About David Forer, MW

About Me and My Love of Riesling!

A common question and conversation amongst serious wine lovers is “what was your epiphany wine” – the moment where you tell others your “ah-ha” moment, when you saw the magic and magnificence that is wine. Most of the time, people describe a stunning (read: expensive) Burgundy, Bordeaux or Barolo. Some will reference a less fancy wine, one where they realized just how *delicious* wine can be. But I try not to answer the question with a specific wine, but rather a wine grape. Because it was when I first tasted good German Riesling that I “saw the light”. That was when I saw just how amazing wine was, and how Riesling is the greatest white grape in the world.

Since then I’ve broadened my horizons and knowledge of wine, and become a Master of Wine along the way. But Riesling has always been my biggest passion – half my cellar is comprised of German Riesling! And I’ve come to see that there are other places that grow fantastic Riesling outside of Germany, namely Austria, Alsace and Australia! The worlds greatest white grape – Riesling!  So amongst my other activities (see them at DavidForerMW.com) my passion project is right here – The Riesling Report.

 

What is a Master of Wine?

The Master of Wine qualification signifies the pinnacle of tasting ability and knowledge about the global wine trade. Currently there are just 369 Masters of Wine in the world.

Becoming an MW involves passing three different challenges: four days of closed-book Theory exams, three days of blind Tasting exams, and also a comprehensive Research Paper.

The four day Theory exam consists of 13 essays spanning from viticulture to vinification – all aspects of wine aging, handling and QC – the business of wine – and contemporary issues. The exam does not test memorization skill, rather it tests the ability to understand and communicate about the complex highly segmented world of wine. Example questions are: “What practical options does a viticulturist have at his or her disposal to address long term changes in climate in an established vineyard?”;  “What are the commercial advantages and disadvantages of packing/bottling wine in the local market of consumption? Is this trend a good thing for the wine industry?”;  “Which is more important in wine: tradition or innovation?”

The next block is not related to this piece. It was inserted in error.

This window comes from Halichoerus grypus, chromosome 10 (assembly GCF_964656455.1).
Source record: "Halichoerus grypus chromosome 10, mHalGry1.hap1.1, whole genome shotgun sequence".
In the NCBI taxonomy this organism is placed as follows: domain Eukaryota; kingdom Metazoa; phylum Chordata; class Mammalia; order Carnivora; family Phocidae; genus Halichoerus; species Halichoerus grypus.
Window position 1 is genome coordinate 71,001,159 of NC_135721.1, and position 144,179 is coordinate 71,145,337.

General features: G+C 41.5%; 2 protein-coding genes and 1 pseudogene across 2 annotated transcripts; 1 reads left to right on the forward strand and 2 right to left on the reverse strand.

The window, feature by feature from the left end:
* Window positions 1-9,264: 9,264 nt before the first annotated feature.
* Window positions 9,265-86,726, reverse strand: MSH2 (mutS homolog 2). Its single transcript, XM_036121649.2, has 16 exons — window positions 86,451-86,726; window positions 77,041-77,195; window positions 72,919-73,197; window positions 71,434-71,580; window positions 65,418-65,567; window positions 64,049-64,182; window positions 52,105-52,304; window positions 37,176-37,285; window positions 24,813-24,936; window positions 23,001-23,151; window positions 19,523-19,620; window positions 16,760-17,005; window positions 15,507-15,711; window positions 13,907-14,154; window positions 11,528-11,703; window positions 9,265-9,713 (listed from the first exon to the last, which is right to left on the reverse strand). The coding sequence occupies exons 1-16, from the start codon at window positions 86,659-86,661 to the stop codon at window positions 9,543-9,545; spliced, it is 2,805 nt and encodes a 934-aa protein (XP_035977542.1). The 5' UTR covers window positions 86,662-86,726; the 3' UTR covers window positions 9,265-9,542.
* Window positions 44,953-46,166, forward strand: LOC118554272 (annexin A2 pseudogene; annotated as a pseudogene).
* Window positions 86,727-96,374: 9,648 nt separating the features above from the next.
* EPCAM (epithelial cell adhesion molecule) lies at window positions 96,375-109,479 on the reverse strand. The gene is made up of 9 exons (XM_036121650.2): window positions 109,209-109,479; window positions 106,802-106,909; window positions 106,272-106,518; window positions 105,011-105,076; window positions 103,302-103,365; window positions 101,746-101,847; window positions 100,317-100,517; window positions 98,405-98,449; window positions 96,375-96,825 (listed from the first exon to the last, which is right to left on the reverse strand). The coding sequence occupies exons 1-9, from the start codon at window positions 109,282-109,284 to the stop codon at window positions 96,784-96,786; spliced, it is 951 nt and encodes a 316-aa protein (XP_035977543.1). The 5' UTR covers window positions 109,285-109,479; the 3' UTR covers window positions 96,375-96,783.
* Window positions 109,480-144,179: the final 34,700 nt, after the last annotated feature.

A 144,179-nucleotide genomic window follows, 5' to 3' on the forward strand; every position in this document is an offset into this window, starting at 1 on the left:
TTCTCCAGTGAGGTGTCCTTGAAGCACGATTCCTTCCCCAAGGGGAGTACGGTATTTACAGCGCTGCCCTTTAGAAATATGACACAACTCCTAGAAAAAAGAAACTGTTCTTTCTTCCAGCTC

The Tasting exam spans three days, each one consisting of 12 wines tasted blind. With long form writing, MW candidates are asked to analyze each wine, with typical questions being to argue what the origin is (often down to appellation), what the grape variety is, style and quality, and commercial potential.

Once the Theory and Tasting exams are passed (which can take many attempts), there is then a Research Paper phase, which is a year-long endeavor to show ability to perform comprehensive and in-depth analysis on a topic of original research. My Research Paper was titled “An analysis of the impact of declining farm labor immigration on vineyard operations in Sonoma and Napa counties of the last decade”.

But achieving the MW has been more than just passing blind tastings and closed book theory exams and a research paper. Ultimately, preparing for and passing MW has provided me with the palate and knowledge to know great wine from merely good wine. Who better to devote this much energy to the worlds greatest white grape!

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